Bellevue in Owensboro embraces missions opportunities
OWENSBORO — When messengers to the 2020 Kentucky Baptist Convention meet at Bellevue Baptist Church in November, they’ll find a church which has made a significant kingdom impact through missions.
Bellevue, under the leadership of senior pastor Greg Faulls, has become a multi-ethnic church — ministering to Hispanics as well as Burmese people, including people from the Chin and Kayin (Karen) tribes.
The story of how God is working for His glory among those various ethnicities is best illustrated by what happened in October.
A 20-year-old woman who was born in America, but then moved to Mexico, relocated to Owensboro for a job opportunity. She was befriended by a Burmese Christian who attends Bellevue. Although the Burmese woman was not proficient in English, she began to share Christ with the Mexican-American woman.
“She knew the Mexican-American woman would not be able to understand the language in our Burmese service, so she took her to the English-speaking service,” said Faulls, who led her to the Lord. “So you had a Chin female who knew very little English sharing Christ with someone proficient in Spanish and English, and a caucasian English-speaking pastor led her to Christ.”
Experiences such as that fuel the desire of Bellevue to continue its desire for missional engagement of its members on a local, national and global scale.
That is mirrored by Bellevue’s mission statement: We exist to encourage people from all walks of life to become completely devoted followers of Jesus Christ. “God really gave our people a vision for other ethnic groups,” Faulls noted.
In 2002, some Bellevue members noticed the needs of Hispanics in the community and wanted to meet those needs.
“We had members who noticed a number of impoverished Hispanics in a nearby apartment complex,” Faulls recalled. “We started a ministry fair and we had people providing furniture and other items. But more than that, they showed much care and kindness. We began a Bible study for them, and at that time we were the only Protestant church in Owensboro doing any ministry to that ethnic group.”
The need to begin a worship service for the Hispanic population became evident. In the summer of 2003, Jesus Amaya and his wife and two children came from Texas to Owensboro where he served as a summer missionary for Bellevue. “Dozens of people were led to Christ. He went back to Texas, and for two years Bellevue kept that service going. Then he finished school and returned to Bellevue and has now been on staff here for 14 1/2 years. “The attendance has fluctuated over the years, but lately it has been averaging about 90 people,” Faulls said. The fluctuation has resulted because those members are constantly planting new churches.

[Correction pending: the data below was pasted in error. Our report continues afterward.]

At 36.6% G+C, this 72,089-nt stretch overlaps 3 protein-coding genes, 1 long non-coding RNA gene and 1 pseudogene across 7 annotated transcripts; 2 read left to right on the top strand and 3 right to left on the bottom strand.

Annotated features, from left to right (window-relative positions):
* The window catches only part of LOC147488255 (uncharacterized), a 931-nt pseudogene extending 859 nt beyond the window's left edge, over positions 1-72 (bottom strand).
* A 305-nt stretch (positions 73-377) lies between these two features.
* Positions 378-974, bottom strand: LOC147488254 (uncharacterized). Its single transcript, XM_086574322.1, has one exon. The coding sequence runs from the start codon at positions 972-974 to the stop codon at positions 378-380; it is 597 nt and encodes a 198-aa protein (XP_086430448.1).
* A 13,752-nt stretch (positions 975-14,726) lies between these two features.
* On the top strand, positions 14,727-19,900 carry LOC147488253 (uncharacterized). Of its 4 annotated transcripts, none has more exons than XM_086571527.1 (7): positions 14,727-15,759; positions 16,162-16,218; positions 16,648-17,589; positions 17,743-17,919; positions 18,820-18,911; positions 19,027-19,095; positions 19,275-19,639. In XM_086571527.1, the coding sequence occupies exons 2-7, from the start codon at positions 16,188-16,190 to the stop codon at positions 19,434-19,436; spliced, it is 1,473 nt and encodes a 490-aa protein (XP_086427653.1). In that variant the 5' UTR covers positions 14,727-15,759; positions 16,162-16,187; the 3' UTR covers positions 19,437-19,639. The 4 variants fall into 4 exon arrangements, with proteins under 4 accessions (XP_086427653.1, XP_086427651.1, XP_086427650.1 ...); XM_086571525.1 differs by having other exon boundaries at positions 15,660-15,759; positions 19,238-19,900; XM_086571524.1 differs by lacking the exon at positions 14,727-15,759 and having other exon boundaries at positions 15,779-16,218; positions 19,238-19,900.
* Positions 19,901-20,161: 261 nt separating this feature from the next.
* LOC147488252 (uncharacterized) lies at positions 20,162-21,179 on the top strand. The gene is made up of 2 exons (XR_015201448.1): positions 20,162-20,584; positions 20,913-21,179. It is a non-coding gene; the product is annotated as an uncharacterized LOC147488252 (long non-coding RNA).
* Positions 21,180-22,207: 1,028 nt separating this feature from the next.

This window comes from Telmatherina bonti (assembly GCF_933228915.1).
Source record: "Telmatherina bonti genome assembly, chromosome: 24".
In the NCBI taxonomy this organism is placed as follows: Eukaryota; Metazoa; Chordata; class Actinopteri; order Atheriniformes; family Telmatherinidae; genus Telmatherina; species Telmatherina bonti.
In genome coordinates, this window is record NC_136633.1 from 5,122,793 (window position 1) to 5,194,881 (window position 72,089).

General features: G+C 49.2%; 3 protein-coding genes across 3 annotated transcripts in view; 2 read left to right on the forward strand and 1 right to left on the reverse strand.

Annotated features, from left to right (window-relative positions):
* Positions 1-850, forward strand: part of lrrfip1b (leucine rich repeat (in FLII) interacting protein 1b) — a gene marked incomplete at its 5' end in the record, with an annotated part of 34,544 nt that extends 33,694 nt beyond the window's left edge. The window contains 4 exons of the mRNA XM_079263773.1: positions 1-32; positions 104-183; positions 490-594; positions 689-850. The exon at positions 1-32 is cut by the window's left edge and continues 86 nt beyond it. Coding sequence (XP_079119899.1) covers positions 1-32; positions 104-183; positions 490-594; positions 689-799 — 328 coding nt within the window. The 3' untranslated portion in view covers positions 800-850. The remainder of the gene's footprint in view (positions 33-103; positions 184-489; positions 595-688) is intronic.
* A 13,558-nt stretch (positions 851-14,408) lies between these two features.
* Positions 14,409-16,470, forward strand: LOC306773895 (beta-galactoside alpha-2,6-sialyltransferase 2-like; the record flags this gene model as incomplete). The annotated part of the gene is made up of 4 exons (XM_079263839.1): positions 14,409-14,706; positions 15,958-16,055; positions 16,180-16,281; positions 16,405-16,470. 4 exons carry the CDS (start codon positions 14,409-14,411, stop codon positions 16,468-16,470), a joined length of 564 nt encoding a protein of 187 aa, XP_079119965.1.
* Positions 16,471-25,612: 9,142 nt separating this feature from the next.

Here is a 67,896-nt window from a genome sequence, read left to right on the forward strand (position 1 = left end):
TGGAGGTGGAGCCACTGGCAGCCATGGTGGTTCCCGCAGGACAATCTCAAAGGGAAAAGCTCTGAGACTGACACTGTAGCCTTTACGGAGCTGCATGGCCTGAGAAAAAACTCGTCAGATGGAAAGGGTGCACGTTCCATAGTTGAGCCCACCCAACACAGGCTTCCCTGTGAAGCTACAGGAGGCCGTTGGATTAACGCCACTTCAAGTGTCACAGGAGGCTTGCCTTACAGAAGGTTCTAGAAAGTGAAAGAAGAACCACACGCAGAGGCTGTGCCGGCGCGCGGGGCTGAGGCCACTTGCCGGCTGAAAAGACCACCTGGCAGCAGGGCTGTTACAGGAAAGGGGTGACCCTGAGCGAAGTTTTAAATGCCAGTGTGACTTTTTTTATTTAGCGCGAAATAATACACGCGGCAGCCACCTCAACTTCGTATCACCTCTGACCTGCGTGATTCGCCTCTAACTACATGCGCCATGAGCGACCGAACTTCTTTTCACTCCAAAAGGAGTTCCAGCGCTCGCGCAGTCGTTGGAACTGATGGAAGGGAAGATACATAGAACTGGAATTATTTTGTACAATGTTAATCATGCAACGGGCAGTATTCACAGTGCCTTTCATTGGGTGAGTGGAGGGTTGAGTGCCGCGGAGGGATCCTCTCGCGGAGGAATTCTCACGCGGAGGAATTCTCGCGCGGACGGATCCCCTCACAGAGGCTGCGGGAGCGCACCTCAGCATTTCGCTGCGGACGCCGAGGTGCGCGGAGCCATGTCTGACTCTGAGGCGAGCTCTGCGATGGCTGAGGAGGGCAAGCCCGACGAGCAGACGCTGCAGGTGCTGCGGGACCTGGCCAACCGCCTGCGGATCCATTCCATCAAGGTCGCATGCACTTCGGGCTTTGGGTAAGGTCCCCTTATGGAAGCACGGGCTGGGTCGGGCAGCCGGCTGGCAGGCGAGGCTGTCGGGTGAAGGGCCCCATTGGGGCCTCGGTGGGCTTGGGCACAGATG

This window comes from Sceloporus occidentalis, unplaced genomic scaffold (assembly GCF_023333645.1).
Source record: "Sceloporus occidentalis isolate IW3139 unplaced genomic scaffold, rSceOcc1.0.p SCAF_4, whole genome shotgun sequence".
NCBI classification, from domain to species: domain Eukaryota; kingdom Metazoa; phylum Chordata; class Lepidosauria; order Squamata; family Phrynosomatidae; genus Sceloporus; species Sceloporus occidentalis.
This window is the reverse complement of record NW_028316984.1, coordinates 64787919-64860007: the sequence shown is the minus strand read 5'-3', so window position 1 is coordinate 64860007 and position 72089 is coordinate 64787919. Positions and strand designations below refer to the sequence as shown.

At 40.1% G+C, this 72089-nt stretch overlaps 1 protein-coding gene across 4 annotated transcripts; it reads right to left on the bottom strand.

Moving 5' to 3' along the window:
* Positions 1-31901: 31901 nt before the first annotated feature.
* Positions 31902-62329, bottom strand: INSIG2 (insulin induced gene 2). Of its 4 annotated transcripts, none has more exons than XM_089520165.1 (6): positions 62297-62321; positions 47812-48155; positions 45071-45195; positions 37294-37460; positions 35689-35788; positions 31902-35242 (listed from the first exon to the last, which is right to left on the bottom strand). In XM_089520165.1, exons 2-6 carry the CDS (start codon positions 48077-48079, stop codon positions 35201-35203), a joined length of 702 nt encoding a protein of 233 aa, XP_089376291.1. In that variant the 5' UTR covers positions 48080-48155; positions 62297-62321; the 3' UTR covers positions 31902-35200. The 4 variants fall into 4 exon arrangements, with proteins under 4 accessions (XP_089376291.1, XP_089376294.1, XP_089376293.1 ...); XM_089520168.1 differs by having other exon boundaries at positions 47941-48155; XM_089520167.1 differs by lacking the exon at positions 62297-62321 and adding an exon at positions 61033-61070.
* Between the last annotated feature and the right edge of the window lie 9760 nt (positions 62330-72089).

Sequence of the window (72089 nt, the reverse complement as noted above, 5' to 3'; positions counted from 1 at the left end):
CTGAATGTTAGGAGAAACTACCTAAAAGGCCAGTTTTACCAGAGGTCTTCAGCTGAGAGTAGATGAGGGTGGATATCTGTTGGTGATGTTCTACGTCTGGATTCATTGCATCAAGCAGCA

With Bellevue’s growth came facility needs.
“We quickly realized we would grow out of our facility, so we were able to relocate to a 72,000-square-foot facility on an 86-acre tract in the fall of 2008.”
“We started seeing a lot of people go on short-term mission trips,” said Faulls, who is beginning his 23rd year at Bellevue. “Those trips gave us a real sense of missions — we might not have known how to speak to them (in their language), but we weren’t afraid of them.”
Two years later, a number of Burmese refugees began arriving, filling jobs at Tyson Foods and other industries.”
The first couple that landed in Owensboro was a man who was a Christian and his Buddhist wife,” Faulls recalled. “Bellevue members were the first to meet them and invited them to church.” Faulls met them on Easter Sunday 2010. “The church decided to help them, just as we did for Hispanics.”
The reaction was immediate. “They said, ‘We know one place where they love us.'” Within eight months, there were 70 people attending a Burmese worship service at the Bellevue location, even though the language issue was a hindrance.” It took months for us to find a person who’d be that (language) bridge for us,” Faulls said. “Many donations were given to help meet their needs — all those were by church members, nothing from the church budget.”
By 2011, two Burmese congregations (Chin and Kayin) were formed, each speaking a different dialect. “For a while at Bellevue, we had five services with four different languages,” Faulls noted. In the past two years, the Kayin church was able to buy a building, launch and be given a ‘sending’ celebration by Bellevue. That church has an attendance of about 150 adults plus children.
The remaining Burmese congregation remains at Bellevue. and recently called a pastor who begins his duties this month.